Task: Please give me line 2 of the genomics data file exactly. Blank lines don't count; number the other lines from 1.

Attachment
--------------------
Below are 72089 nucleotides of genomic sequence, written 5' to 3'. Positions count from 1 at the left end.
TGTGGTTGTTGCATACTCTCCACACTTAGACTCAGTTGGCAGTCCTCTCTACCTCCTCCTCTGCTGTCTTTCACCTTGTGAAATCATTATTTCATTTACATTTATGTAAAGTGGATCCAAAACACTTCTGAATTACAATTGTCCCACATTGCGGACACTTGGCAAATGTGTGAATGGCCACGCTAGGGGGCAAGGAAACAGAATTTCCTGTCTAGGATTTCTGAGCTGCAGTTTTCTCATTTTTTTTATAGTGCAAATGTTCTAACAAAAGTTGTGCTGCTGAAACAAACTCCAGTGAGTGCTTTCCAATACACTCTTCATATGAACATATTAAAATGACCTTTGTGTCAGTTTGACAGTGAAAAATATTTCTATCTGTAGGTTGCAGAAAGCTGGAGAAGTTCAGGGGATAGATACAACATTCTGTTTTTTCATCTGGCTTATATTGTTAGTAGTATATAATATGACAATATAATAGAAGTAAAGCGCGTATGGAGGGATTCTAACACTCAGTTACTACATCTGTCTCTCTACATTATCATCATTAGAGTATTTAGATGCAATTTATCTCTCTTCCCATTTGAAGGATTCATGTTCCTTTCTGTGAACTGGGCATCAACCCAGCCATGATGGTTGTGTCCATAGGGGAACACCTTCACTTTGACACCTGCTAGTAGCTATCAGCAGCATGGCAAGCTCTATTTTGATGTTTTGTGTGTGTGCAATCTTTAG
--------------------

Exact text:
TGTGGTTGTTGCATACTCTCCACACTTAGACTCAGTTGGCAGTCCTCTCTACCTCCTCCTCTGCTGTCTTTCACCTTGTGAAATCATTATTTCATTTACATTTATGTAAAGTGGATCCAAAACACTTCTGAATTACAATTGTCCCACATTGCGGACACTTGGCAAATGTGTGAATGGCCACGCTAGGGGGCAAGGAAACAGAATTTCCTGTCTAGGATTTCTGAGCTGCAGTTTTCTCATTTTTTTTATAGTGCAAATGTTCTAACAAAAGTTGTGCTGCTGAAACAAACTCCAGTGAGTGCTTTCCAATACACTCTTCATATGAACATATTAAAATGACCTTTGTGTCAGTTTGACAGTGAAAAATATTTCTATCTGTAGGTTGCAGAAAGCTGGAGAAGTTCAGGGGATAGATACAACATTCTGTTTTTTCATCTGGCTTATATTGTTAGTAGTATATAATATGACAATATAATAGAAGTAAAGCGCGTATGGAGGGATTCTAACACTCAGTTACTACATCTGTCTCTCTACATTATCATCATTAGAGTATTTAGATGCAATTTATCTCTCTTCCCATTTGAAGGATTCATGTTCCTTTCTGTGAACTGGGCATCAACCCAGCCATGATGGTTGTGTCCATAGGGGAACACCTTCACTTTGACACCTGCTAGTAGCTATCAGCAGCATGGCAAGCTCTATTTTGATGTTTTGTGTGTGTGCAATCTTTAG